OE semantics

Semantic change: terminology

Shifts in denotation

§       OE wann ‘dark, gloomy, black’ -> PDE ‘pale’

§       OE sae:lig ‘timely, fortunate, blessed’ (OE sael ‘time’) -> -> PDE silly

o     (cf French crétin ‘Christian’)

o     Language is transmitted discontinuously

Arbitrariness of semantic change

§       words from the same ‘family’ will commonly diverge

o     seethe and sodden

o     read and ready

§       ‘same’ word in different languages will develop differently

o     knight, German Knecht


Can you generalize about semantic change in English?

§       OE feoh ‘cattle’, OE rice ‘noble, powerful’

o     ?general monetarization of transactional terms? (Hughes)

§       Norman conquest: lots of loanwords from more prestigious language(s)

o     narrowing and pejoration of native words?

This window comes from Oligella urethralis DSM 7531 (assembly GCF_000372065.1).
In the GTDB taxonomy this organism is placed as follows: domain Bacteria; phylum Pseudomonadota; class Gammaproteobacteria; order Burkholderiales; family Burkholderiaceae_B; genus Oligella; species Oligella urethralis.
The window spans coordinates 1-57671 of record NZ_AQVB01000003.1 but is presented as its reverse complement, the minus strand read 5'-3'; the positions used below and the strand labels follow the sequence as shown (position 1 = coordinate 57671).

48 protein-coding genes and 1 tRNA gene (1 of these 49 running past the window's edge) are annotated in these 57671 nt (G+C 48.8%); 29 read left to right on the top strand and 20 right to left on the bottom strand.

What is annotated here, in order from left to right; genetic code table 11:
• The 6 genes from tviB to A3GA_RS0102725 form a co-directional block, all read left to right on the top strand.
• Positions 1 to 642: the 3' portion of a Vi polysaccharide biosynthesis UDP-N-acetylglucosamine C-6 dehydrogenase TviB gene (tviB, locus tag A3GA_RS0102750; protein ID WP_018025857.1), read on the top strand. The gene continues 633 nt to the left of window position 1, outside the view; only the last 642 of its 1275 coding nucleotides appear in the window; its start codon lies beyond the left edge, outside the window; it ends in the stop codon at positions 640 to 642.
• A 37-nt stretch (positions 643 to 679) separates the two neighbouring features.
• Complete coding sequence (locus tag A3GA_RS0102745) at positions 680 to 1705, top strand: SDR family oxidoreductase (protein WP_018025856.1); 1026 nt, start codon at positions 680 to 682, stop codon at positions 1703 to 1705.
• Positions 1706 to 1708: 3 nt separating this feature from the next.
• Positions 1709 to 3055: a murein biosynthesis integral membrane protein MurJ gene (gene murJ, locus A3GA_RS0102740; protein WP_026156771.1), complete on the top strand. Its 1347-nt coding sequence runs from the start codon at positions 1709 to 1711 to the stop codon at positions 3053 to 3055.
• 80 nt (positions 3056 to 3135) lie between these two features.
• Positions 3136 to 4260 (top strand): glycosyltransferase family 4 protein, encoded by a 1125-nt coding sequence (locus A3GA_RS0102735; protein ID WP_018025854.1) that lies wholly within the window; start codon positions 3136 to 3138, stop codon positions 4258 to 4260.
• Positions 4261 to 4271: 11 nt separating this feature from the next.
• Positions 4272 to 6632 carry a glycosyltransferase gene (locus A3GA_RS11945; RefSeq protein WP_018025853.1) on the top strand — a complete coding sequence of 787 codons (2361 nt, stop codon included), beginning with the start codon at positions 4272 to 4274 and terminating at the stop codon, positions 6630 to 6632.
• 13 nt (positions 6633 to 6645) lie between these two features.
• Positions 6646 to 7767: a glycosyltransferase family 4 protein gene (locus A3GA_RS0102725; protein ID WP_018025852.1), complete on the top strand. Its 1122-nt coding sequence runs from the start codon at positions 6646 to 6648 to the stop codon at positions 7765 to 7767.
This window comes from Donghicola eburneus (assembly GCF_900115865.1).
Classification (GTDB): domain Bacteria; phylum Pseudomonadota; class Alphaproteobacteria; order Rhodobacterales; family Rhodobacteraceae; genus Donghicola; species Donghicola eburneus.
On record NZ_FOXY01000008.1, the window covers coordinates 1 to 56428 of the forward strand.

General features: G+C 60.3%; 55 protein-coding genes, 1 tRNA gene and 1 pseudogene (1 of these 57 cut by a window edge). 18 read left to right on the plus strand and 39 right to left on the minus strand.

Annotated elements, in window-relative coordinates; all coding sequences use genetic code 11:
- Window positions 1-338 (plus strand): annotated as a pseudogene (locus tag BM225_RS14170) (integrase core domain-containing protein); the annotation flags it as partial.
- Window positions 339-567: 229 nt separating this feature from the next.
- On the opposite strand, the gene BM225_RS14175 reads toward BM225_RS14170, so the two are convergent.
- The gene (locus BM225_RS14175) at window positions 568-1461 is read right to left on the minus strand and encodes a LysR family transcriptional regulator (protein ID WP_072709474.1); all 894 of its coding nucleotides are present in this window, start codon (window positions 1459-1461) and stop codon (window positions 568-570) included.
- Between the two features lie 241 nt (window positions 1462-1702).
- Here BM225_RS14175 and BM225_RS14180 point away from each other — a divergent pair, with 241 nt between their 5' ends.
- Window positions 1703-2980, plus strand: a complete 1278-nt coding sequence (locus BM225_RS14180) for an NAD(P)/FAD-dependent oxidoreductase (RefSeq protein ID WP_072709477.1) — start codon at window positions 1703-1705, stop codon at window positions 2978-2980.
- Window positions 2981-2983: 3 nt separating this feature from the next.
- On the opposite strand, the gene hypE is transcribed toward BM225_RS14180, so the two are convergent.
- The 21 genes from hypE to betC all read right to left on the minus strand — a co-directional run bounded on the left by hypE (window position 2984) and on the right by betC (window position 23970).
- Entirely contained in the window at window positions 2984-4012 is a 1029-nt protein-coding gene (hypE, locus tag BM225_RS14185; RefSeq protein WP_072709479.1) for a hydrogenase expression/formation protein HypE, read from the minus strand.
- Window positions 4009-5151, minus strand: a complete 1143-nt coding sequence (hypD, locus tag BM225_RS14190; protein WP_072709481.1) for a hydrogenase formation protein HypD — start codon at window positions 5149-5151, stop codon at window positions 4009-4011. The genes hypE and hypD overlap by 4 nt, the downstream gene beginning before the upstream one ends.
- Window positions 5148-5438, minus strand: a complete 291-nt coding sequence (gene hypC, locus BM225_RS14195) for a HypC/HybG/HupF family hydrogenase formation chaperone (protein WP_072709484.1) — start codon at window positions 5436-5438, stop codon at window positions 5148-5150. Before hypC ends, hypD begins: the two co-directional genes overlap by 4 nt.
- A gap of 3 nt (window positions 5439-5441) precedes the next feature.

Some OE words have ‘generalized’ (less information, more situations)

o      OE brid ‘young bird’ -> young and old

o      cf. chicken ‘young of the domestic fowl’ -> young and old

o      cf. pigeon ‘young dove’ -> young and old


More have ‘narrowed’ (more information, fewer situations)

o      OE fugol ‘any bird’ -> ‘domesticated bird’

o      OE mete 'any solid food' -> 'flesh food'

o      OE déor ‘any sort of wild quadruped’ ->


Old meanings may survive in

o      compounds: e.g. waterfowl, sweetmeat

o      fixed/fossil phrases: e.g. the quick and the dead


Some OE words have remained in ‘higher’ register

o      OE neah ‘near’ -> PDE nigh


Others have pejorated (downward move in evaluative attitude, often due to social prejudice)

o      words for the lower ranks: OE ceorl ‘freeman’, OE cnapa ‘boy, young man, servant’

o      words for intelligence: cræftig ‘skilful’

o     (cf cunning ‘knowledgeable’)